Have you heard of language mentoring? Our latest guest on the Mango Languages podcast will give you a crash course. Lydia Machova explains how she encourages and motivates language learners to reach their language goals.
Lydia began studying languages when she was in school because she found it more interesting than other subjects. She decided to study English and German in order to become a translator and interpreter. At university, she decided, why not study another language? So, she tried to learn Spanish on her own (in addition to the two languages she was continuing to learn at university). “I realized that I can learn languages pretty quickly if I put a lot of time and energy into it.” After having discovered her skill, “languages kind of became my addiction.”
Lydia explained that every language she has learned has been because there was a need or that she found them interesting. For example, when she was a university student, she worked at a call center where she serviced customers in English and German. While she was there, her department announced that if she could do the same job in Polish, she could make one Euro more per hour, which was great motivation for her as a student.
Polish was actually the most difficult language she ever learned because of its similarities to Slovak and Czech, Lydia’s native languages. There are many false friends between these languages, which can lead to miscommunication. “Even today, I really have to concentrate when I speak Polish,” Lydia remarks. The grammar found in Slavic languages are quite similar to one another. Lydia often finds herself accidentally adding Czech endings to Polish words.
As another example, she started learning Esperanto because she had heard how easy and simple the language is to learn. In fact, the grammar has no exceptions! Once she’d learned the language, she got involved in the community, which motivated her to learn more.
The language endurance test.
It can sometimes be hard to maintain motivation in your target languages. Lydia suggests that “you just need to stick it out and keep learning a little bit more until you reach the epiphany point when the language suddenly makes sense […] That’s the most pleasant experience in language learning that’s possible.”
In total, Lydia has learned English, German, Spanish, Polish, Esperanto, French, Slovak Sign Language, and Russian. Currently, she’s working on maintaining her Russian and Esperanto. (She will be speaking at an Esperanto conference in Slovakia). In addition, Lydia is planning on visiting more post-Soviet countries so that she has chances to use her Russian.
Lydia originally got into language mentoring after she had been teaching for a few years. With mentoring, “it’s not about the teaching, it’s about the learning methodology. It doesn’t matter how good of a teacher you are […] I see the role of the teacher more like a guide. This is what I’m trying to achieve with language mentoring.” She started leading a group of students through the mentoring process and five weeks in, the students were surprised by how much progress they began to make in their languages.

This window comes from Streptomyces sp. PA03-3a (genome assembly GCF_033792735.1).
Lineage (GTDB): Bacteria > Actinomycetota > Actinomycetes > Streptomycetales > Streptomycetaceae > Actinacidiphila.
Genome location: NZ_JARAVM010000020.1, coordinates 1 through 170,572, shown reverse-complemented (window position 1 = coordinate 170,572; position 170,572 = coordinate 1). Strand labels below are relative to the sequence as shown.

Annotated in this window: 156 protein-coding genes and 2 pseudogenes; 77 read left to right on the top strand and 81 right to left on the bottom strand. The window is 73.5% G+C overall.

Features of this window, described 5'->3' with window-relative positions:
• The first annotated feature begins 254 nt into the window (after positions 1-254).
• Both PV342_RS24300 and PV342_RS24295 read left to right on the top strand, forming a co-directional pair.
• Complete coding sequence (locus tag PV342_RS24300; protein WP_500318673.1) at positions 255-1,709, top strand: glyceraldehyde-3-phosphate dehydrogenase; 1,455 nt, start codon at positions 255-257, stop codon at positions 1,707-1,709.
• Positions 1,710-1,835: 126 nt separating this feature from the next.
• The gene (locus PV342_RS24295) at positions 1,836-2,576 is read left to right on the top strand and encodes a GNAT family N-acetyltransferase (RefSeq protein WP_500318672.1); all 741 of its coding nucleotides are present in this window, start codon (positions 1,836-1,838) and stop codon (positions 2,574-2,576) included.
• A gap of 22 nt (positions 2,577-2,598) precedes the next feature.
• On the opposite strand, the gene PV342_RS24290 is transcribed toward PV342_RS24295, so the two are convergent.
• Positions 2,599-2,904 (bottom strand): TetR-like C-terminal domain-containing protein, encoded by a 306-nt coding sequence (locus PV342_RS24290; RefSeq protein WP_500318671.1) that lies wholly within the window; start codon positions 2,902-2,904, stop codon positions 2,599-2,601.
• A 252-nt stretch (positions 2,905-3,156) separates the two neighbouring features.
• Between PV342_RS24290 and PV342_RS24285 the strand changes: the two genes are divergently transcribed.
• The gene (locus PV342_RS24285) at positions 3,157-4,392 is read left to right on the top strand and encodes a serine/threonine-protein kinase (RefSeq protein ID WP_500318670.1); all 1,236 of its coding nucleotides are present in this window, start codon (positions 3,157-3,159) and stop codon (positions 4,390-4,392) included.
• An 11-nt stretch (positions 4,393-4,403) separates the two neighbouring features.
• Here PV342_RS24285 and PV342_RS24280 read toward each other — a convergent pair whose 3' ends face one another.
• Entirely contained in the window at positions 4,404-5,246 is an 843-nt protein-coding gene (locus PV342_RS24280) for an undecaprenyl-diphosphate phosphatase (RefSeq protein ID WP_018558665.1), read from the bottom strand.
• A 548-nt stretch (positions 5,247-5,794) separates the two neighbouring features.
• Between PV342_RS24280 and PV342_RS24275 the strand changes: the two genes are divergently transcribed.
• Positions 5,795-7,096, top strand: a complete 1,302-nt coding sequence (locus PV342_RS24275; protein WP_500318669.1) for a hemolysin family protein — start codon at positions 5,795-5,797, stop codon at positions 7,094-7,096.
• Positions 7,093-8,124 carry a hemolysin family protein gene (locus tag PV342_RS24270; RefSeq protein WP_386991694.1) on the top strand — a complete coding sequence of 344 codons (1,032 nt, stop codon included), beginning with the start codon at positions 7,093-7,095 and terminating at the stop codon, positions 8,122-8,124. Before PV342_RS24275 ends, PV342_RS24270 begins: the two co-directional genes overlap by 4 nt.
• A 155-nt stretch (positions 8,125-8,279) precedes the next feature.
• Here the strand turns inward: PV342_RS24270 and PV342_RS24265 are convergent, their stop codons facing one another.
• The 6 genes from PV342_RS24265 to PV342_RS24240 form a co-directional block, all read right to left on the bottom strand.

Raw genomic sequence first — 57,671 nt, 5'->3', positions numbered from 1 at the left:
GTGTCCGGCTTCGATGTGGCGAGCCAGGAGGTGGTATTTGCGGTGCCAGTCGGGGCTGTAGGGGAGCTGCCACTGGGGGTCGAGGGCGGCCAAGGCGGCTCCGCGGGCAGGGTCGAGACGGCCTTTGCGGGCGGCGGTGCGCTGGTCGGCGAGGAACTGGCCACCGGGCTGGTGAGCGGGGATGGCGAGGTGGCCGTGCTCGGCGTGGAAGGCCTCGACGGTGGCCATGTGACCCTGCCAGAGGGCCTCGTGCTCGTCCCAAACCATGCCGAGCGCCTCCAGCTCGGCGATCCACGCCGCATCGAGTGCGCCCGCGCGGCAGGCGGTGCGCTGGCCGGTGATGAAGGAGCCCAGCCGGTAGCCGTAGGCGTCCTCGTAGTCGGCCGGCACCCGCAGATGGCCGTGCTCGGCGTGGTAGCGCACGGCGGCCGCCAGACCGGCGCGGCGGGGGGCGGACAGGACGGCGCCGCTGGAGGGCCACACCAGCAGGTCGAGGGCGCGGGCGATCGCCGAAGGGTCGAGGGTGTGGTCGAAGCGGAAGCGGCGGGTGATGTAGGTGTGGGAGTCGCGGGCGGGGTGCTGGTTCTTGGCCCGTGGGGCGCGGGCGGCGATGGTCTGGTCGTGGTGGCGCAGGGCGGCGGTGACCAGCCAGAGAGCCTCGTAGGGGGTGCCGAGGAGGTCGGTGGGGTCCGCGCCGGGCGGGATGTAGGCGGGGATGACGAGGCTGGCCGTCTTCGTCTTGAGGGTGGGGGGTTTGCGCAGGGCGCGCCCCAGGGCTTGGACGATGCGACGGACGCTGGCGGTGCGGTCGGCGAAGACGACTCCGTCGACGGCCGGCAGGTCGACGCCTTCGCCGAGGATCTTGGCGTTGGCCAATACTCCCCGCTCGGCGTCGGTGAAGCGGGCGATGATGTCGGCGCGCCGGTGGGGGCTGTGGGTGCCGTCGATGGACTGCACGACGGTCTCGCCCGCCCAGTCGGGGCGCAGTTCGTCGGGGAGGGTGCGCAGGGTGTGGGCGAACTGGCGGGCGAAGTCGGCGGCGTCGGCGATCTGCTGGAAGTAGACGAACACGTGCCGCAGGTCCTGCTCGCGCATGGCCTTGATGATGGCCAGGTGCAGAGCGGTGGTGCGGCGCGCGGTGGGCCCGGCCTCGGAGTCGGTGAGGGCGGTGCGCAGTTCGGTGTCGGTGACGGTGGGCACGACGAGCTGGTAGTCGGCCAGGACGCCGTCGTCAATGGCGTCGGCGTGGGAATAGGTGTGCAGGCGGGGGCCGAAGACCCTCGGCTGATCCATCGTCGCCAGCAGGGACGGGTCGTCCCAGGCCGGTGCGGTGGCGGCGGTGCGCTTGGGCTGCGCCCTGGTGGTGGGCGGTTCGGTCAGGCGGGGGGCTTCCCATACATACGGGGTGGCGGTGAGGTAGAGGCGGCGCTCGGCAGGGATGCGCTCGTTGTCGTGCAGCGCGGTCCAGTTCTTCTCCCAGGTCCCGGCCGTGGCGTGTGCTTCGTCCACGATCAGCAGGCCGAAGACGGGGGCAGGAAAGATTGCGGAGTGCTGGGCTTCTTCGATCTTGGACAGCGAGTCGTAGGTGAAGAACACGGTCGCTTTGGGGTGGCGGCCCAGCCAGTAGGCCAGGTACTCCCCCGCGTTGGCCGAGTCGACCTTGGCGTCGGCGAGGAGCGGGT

During the interview, we presented Lydia with a proposition: Let’s say I want to learn Russian. You are my mentor. I have no experience in language learning. What are you going to tell me as a language mentor?
Lydia replied that in order for the mentor-student relationship to work properly, you need to put in a lot of hours and study consistently. Simply an hour a day can do wonders for you in a few weeks. Just as running a mile a day can do wonders for you physically, studying your target language regularly can help you to keep your language skills “in shape” for the long run (no pun intended).
Language affects personality.
There are people who say that speaking another language affects your personality. Lydia shared a story with us that shows that there may be some truth to this statement:
Once, she was talking with someone from Kazakhstan and the group she was with were all speaking Russian. The man from Kazakhstan seemed to be a very serious individual. Someone entered the conversation who did not know Russian, so they all switched to English. Suddenly, the Kazakh changed — he became the life of the party! Lydia asked him about this and he simply said that he acts differently when he speaks Russian than he does when he speaks English.
We asked her about how she feels when people say things like, The only language you need to learn is English, because it is the lingua franca of the world. Lydia replied that “English is the lingua franca right now. We can just admit that because it’s true.” However, she continued by providing an anecdote: Imagine that there is a group of Spaniards having a conversation. If you enter the conversation they may think to speak in English, but you say, ‘it’s ok, I speak Spanish, you all can continue.’ You will see a sparkle in their eye because they will be glad that they won’t have to work as hard to have a conversation. “Whoever experiences something like that, knows how amazing it is to be able to have a conversation in the mother tongue of the other person.”
If you would like more information about Lydia and her method for learning languages, you can contact her at email@example.com. Be sure to also check out the full interview below for more language-learning wisdom.
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